Keertan Dheda , a TB expert at the University of Cape Town, agrees that HIV is a major concern. “TB services will be impacted at various levels as resources are diverted to COVID-19 and the epidemic ramps up. Many healthcare workers are not happy to put themselves at risk. So, TB diagnosis will be delayed. I would predict a spike in TB incidence, given delayed diagnosis and higher transmission,” he said.
“India still hasn't gotten serious about the COVID-19 pandemic. We have so many untested TB patients. We, of course, have a lot of untested COVID-19 patients. This will blow up in time, and when it does - the health system will reallocate resources to COVID-19. TB will take a bad hit,” warned Saurabh Rane, a TB survivor and TB advocate in India. India has
struggled to scale-up newer TB drugs, and overall expenditure on health is low.
Anxiety among those affected with TB
“Many of us worry about our lung damage, if we will die if we get sick, and if we will be able to be tested,” said Kate O’Brien , a TB survivor in the US, and advocate with We Are TB . “Most people with TB in the USA aren’t in the position to stockpile food or miss work. We don’t have paid sick days, and many have no healthcare coverage,” she added. TB primarily affects foreign-born persons in the US.
Deepti Chavan, a TB advocate in India, survived XDR-TB, but lost a lung in the battle. Her doctor and her family are terrified of her going out. She was in isolation during her long battle with TB, and finds herself isolated again, because of COVID-19. “If I were to get COVID-19 despite taking precautions, will I survive?” she asks. “I have one lung left, and that is also ravaged by an aspergilloma (fungus). I will lose the battle against COVID-19 without even given a chance to fight it only because TB took away any chance that I had,” she added.
Saurabh Rane has similar concerns. “Due to my lung damage and history of TB, I am a 'high risk' person for this COVID-19 pandemic. I live in a densely populated area (Mumbai), which increases the chances of infection. I am nervous about the infection but I can afford to self-isolated myself. Many people in India cannot afford to stay home or isolate themselves in their own houses. What do they do?” he asked.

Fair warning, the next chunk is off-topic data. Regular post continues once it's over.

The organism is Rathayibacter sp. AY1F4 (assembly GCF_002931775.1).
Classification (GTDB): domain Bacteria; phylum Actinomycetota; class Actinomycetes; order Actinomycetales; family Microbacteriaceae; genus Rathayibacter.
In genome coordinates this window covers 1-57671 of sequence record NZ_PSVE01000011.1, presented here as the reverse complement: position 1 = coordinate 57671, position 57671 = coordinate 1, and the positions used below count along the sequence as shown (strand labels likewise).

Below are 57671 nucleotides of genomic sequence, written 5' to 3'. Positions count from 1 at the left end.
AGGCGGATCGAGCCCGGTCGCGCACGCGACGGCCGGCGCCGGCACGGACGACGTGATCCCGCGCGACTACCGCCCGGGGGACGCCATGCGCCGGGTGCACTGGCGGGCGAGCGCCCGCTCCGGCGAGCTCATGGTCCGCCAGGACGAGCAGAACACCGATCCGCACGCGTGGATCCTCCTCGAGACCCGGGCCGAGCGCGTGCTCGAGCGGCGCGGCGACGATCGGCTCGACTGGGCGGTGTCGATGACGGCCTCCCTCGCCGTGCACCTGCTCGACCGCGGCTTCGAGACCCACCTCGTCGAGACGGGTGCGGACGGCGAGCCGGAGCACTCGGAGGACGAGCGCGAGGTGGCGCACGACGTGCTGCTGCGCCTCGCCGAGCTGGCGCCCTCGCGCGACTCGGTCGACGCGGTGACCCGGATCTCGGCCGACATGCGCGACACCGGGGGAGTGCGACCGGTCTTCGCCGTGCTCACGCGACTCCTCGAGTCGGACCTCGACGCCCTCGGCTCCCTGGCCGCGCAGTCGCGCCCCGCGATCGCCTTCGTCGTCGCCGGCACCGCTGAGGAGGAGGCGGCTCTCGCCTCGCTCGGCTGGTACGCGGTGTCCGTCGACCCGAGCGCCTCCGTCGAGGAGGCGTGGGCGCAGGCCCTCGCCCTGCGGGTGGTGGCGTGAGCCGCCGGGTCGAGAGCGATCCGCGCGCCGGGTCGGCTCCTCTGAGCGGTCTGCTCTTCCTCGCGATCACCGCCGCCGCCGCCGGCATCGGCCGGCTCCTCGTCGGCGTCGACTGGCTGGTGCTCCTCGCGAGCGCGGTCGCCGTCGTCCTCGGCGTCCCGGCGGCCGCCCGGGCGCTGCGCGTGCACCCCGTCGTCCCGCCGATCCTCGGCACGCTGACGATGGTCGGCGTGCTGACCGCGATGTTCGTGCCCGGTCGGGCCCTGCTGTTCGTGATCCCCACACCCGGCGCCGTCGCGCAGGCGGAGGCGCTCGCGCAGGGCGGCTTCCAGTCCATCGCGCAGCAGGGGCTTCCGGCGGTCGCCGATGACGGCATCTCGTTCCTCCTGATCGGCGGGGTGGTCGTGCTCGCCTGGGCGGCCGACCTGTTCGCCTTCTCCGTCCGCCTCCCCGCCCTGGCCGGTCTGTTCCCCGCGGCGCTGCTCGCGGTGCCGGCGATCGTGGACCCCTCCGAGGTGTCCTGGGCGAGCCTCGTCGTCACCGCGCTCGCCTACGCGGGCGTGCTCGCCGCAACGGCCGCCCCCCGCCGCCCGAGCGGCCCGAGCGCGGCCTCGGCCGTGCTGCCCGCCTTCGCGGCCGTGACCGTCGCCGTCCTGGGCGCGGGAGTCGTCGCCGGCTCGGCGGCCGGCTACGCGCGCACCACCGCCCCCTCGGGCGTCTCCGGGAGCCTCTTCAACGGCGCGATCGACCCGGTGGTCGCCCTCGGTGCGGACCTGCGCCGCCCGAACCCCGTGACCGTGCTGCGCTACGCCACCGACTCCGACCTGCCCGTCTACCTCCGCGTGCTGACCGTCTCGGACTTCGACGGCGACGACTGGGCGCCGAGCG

Anticipating and mitigating the damage
The TB community has the opportunity to anticipate and mitigate the disruption of COVID-19 on TB services. The first step would be to make an inventory of all the likely pathways by which COVID-19 can affect TB.
One, TB patients and survivors often have lung damage. Although there are no data yet, I suspect lung damage might make TB patients more prone to COVID-19 and its negative outcomes.
Two, TB patients also tend to have comorbid or living conditions that increase their
vulnerability. These include conditions such as malnutrition, HIV, silicosis, diabetes, homelessness and smoking. It is unclear how COVID-19 might worsen food security, adversely affect HIV care, diabetes care, and so on at this time. But these should be anticipated.
So, high TB burden countries must do everything they can do protect TB patients and survivors from COVID-19 exposure. If TB patients and survivors develop COVID-19 symptoms, they must be tested immediately and hospitalized, if indicated.
Three, the global COVID-19 response will likely result in diversion of healthcare workforce and resources away from routine TB services, or reduction in the number of health workers because of illness and self-isolation. TB wards could become COVID wards.
Such diversion of resources or workforce could result in poor quality of TB care (which is not great to begin with ), treatment interruptions and inadequate follow-up. DR-TB care is likely to suffer the most. Interventions such as TB contact investigation and preventive therapy are likely to be completely de-prioritized.
To mitigate this, interventions such as task-shifting could be tried. In addition, volunteers could be called in and trained to help. Where possible, services could be offered via phone (Call Centers), Whatspp, Zoom, and other digital tools (e.g. video observed therapy , smart pill boxes).